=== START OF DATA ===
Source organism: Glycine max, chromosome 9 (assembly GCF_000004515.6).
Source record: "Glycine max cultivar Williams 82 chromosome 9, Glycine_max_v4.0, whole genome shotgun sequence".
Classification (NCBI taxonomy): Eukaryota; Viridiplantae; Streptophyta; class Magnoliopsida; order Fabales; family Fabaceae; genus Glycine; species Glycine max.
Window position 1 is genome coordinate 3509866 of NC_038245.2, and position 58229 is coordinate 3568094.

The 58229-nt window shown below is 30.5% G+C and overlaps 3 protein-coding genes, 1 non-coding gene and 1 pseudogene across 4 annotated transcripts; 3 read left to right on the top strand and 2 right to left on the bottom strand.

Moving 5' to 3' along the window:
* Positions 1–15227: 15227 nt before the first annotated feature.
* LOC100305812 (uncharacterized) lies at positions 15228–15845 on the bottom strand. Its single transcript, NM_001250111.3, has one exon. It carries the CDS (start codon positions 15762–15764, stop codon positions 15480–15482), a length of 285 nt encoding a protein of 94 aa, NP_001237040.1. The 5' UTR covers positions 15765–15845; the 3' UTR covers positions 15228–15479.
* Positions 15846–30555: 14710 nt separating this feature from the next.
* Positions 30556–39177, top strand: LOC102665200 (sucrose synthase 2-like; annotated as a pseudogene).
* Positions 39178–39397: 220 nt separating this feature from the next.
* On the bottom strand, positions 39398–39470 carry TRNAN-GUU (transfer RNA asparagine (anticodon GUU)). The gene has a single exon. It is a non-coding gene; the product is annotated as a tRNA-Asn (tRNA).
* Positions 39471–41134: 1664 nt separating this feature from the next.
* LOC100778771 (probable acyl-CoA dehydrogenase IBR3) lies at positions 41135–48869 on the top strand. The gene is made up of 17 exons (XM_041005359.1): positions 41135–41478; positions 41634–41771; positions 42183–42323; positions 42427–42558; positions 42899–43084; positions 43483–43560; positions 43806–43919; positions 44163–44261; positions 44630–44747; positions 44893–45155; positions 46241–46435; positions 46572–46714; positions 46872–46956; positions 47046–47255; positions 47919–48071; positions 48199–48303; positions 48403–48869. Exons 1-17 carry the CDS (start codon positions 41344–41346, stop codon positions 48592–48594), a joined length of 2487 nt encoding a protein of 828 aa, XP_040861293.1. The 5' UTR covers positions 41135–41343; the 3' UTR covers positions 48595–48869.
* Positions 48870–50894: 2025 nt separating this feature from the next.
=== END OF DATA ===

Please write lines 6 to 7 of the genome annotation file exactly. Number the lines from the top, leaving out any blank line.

Moving 5' to 3' along the window:
* Positions 1–15227: 15227 nt before the first annotated feature.